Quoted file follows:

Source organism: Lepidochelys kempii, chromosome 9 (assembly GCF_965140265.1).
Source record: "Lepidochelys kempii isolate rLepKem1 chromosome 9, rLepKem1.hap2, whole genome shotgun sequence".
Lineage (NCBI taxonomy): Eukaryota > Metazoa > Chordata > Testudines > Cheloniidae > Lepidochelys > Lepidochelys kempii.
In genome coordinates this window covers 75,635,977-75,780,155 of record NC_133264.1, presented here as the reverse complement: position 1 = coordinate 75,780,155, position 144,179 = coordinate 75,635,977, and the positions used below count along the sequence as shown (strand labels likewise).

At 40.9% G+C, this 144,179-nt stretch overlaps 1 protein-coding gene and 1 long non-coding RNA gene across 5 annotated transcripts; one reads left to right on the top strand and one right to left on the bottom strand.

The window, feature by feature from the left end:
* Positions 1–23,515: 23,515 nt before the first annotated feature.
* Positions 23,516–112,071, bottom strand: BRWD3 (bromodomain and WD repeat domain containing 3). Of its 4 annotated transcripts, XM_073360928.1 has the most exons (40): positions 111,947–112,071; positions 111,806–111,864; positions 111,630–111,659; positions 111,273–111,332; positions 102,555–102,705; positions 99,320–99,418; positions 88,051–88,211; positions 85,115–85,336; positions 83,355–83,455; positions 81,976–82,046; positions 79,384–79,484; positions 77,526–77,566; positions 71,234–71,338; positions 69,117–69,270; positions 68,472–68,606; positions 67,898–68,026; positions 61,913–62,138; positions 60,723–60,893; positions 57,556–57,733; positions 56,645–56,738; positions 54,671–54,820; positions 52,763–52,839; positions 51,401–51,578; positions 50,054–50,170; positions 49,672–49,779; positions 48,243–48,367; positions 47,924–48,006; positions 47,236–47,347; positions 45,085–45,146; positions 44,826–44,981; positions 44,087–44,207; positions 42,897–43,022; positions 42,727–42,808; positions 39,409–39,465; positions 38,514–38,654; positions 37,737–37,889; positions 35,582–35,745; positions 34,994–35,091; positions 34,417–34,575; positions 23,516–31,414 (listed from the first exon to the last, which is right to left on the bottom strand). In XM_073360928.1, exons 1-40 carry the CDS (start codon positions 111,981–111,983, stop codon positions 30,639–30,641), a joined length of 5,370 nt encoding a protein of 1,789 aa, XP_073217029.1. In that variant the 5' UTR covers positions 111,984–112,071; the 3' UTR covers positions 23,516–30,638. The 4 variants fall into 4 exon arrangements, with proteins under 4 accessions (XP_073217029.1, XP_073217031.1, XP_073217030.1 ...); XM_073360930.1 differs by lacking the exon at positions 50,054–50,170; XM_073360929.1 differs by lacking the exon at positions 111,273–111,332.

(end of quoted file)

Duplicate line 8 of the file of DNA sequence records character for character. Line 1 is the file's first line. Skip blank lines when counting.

* Positions 23,516–112,071, bottom strand: BRWD3 (bromodomain and WD repeat domain containing 3). Of its 4 annotated transcripts, XM_073360928.1 has the most exons (40): positions 111,947–112,071; positions 111,806–111,864; positions 111,630–111,659; positions 111,273–111,332; positions 102,555–102,705; positions 99,320–99,418; positions 88,051–88,211; positions 85,115–85,336; positions 83,355–83,455; positions 81,976–82,046; positions 79,384–79,484; positions 77,526–77,566; positions 71,234–71,338; positions 69,117–69,270; positions 68,472–68,606; positions 67,898–68,026; positions 61,913–62,138; positions 60,723–60,893; positions 57,556–57,733; positions 56,645–56,738; positions 54,671–54,820; positions 52,763–52,839; positions 51,401–51,578; positions 50,054–50,170; positions 49,672–49,779; positions 48,243–48,367; positions 47,924–48,006; positions 47,236–47,347; positions 45,085–45,146; positions 44,826–44,981; positions 44,087–44,207; positions 42,897–43,022; positions 42,727–42,808; positions 39,409–39,465; positions 38,514–38,654; positions 37,737–37,889; positions 35,582–35,745; positions 34,994–35,091; positions 34,417–34,575; positions 23,516–31,414 (listed from the first exon to the last, which is right to left on the bottom strand). In XM_073360928.1, exons 1-40 carry the CDS (start codon positions 111,981–111,983, stop codon positions 30,639–30,641), a joined length of 5,370 nt encoding a protein of 1,789 aa, XP_073217029.1. In that variant the 5' UTR covers positions 111,984–112,071; the 3' UTR covers positions 23,516–30,638. The 4 variants fall into 4 exon arrangements, with proteins under 4 accessions (XP_073217029.1, XP_073217031.1, XP_073217030.1 ...); XM_073360930.1 differs by lacking the exon at positions 50,054–50,170; XM_073360929.1 differs by lacking the exon at positions 111,273–111,332.